Adgang til energi er afgørende for at komme verdens fattigdom til livs - men det er ikke nok i sig selv
Towards an Energy Plus Approach for the Poor – interview with Martin Krause, lead author and UNDP senior technical advisor on energy and the environment
Access to energy is crucial to overcome poverty in the world. It is just not enough. A new UNDP report - Towards an Energy Plus Approach for the Poor - published by UNDP sheds light on this important agenda and presents a number of recommendations on how to ensure that energy access programs can effectively serve as a catalyst for sustainable human development and achievement of the Millennium Development Goals. Martin Krause is one of the lead authors of the report, and team leader for UNDP’s energy and environment work in Asia-Pacific. He is visiting the Nordic countries this week and presented the report in Copenhagen today. This provided an opportunity for a short interview.
Q1: Martin, why this report and why now?
Martin: UNDP has been working on energy programmes for 18 years and we felt it was time to take stock and check what’s working and what’s not. Energy and energy access is getting more and more momentum. The release of the report has coincided with the UN Secretary-Generals ‘sustainable energy for all’ initiative, which has brought additional attention to the report. We know it’s critical to accelerate access to energy for poor people, and we also believe, we know how to do this, which is why we want to share our experience from Asia and the Pacific with others.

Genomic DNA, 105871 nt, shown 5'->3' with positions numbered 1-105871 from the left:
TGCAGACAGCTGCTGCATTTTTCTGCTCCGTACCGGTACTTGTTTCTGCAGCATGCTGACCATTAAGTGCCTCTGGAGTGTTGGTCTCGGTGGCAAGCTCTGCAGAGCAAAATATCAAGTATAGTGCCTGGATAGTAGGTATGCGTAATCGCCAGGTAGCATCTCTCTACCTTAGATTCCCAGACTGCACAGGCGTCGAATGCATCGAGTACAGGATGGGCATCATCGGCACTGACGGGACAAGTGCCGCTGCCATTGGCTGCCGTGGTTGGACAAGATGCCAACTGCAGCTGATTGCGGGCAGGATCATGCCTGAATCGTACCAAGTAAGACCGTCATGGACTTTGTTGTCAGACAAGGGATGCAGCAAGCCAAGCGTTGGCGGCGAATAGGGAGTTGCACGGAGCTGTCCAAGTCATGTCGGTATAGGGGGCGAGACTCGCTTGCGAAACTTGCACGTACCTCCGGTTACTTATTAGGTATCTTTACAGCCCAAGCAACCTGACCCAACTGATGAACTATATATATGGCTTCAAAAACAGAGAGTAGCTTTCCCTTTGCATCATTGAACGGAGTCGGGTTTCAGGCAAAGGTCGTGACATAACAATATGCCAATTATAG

Q2: What are the key findings and recommendations of the report?
Martin: The report is essentially a review of 17 access-to-energy projects and programmes in the Asia and Pacific region. The outcome of the review is a number of concrete recommendations; First, we need to tailor energy programmes to the needs and demands of people, villages and communities. Tailoring means that we listen and engage in a dialogue to find out exactly what poor people’s energy needs are and whether it is electricity, cooking fuel or heating fuel. If people’s main needs are cooking or heating fuel, you will not meet these by connecting them to the grid lines. Therefore, we need to listen carefully and tailor solutions specifically to their problems. Second, technically driven projects are doomed to fail. We have seen many projects in the past that have provided households with modern energy technology but neglected to cater for the maintenance, repair or financial sustainability of the systems. Often, the provided technology broke down within a few months of operation and there was no back-up plan. So, a good energy access project does not focus exclusively on the energy solution / technology but encompasses a broader package of services such as building entrepreneurial skills for income generating activities. Third, policy, regulations and institutions are key to success. Setting the right national policies to create an enabling environment is critical. These must include national targets for energy access and renewable energy. Only then can energy access programmes be successful and generate development dividends. Four, affordability is another important element. Many energy solutions are expensive and somebody has to pay. Our experience shows that we need a blend of financing; - international and domestic public financing is as important as private financing from commercial banks, private sector investments and equity funds. But most importantly, end-users have to pay in the end to ensure long-term sustainability. Yet, we cannot expect that very poor people are able to pay their energy bill. Hence, we need to ensure that they earn additional income, so that they can pay for it and benefit. This brings us back to the connection between energy and poverty and ultimately on how to break the energy-poverty-cycle.